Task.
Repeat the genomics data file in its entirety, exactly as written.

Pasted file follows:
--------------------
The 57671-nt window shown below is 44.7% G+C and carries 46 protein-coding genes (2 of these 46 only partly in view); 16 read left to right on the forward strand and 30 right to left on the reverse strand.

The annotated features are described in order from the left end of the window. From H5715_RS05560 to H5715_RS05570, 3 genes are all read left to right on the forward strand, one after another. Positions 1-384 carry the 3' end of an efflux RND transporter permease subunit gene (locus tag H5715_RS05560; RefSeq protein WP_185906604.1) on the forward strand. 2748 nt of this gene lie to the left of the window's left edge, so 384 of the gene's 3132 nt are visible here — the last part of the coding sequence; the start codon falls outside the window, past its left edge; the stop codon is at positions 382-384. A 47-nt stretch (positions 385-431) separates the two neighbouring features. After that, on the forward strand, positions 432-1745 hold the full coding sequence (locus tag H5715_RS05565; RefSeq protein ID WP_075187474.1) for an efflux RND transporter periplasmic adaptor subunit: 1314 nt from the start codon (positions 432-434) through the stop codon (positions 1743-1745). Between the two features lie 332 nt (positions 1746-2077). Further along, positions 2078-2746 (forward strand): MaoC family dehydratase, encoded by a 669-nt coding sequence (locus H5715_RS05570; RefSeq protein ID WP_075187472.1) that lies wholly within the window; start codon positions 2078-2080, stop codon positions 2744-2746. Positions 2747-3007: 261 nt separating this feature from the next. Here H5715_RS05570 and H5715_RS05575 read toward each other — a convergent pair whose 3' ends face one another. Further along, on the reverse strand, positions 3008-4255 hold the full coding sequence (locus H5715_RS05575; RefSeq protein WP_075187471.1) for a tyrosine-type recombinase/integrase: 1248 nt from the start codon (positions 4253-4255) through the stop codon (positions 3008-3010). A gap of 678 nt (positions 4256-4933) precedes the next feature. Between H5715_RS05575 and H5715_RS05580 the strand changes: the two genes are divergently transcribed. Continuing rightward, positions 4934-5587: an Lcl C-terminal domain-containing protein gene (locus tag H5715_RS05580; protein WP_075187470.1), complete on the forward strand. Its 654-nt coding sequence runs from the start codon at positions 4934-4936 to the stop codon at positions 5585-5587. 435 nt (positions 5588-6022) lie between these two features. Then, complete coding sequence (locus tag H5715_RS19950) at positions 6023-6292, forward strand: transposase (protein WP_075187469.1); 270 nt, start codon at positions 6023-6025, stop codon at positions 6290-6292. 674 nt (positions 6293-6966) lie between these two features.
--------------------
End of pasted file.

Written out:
The 57671-nt window shown below is 44.7% G+C and carries 46 protein-coding genes (2 of these 46 only partly in view); 16 read left to right on the forward strand and 30 right to left on the reverse strand.

The annotated features are described in order from the left end of the window. From H5715_RS05560 to H5715_RS05570, 3 genes are all read left to right on the forward strand, one after another. Positions 1-384 carry the 3' end of an efflux RND transporter permease subunit gene (locus tag H5715_RS05560; RefSeq protein WP_185906604.1) on the forward strand. 2748 nt of this gene lie to the left of the window's left edge, so 384 of the gene's 3132 nt are visible here — the last part of the coding sequence; the start codon falls outside the window, past its left edge; the stop codon is at positions 382-384. A 47-nt stretch (positions 385-431) separates the two neighbouring features. After that, on the forward strand, positions 432-1745 hold the full coding sequence (locus tag H5715_RS05565; RefSeq protein ID WP_075187474.1) for an efflux RND transporter periplasmic adaptor subunit: 1314 nt from the start codon (positions 432-434) through the stop codon (positions 1743-1745). Between the two features lie 332 nt (positions 1746-2077). Further along, positions 2078-2746 (forward strand): MaoC family dehydratase, encoded by a 669-nt coding sequence (locus H5715_RS05570; RefSeq protein ID WP_075187472.1) that lies wholly within the window; start codon positions 2078-2080, stop codon positions 2744-2746. Positions 2747-3007: 261 nt separating this feature from the next. Here H5715_RS05570 and H5715_RS05575 read toward each other — a convergent pair whose 3' ends face one another. Further along, on the reverse strand, positions 3008-4255 hold the full coding sequence (locus H5715_RS05575; RefSeq protein WP_075187471.1) for a tyrosine-type recombinase/integrase: 1248 nt from the start codon (positions 4253-4255) through the stop codon (positions 3008-3010). A gap of 678 nt (positions 4256-4933) precedes the next feature. Between H5715_RS05575 and H5715_RS05580 the strand changes: the two genes are divergently transcribed. Continuing rightward, positions 4934-5587: an Lcl C-terminal domain-containing protein gene (locus tag H5715_RS05580; protein WP_075187470.1), complete on the forward strand. Its 654-nt coding sequence runs from the start codon at positions 4934-4936 to the stop codon at positions 5585-5587. 435 nt (positions 5588-6022) lie between these two features. Then, complete coding sequence (locus tag H5715_RS19950) at positions 6023-6292, forward strand: transposase (protein WP_075187469.1); 270 nt, start codon at positions 6023-6025, stop codon at positions 6290-6292. 674 nt (positions 6293-6966) lie between these two features.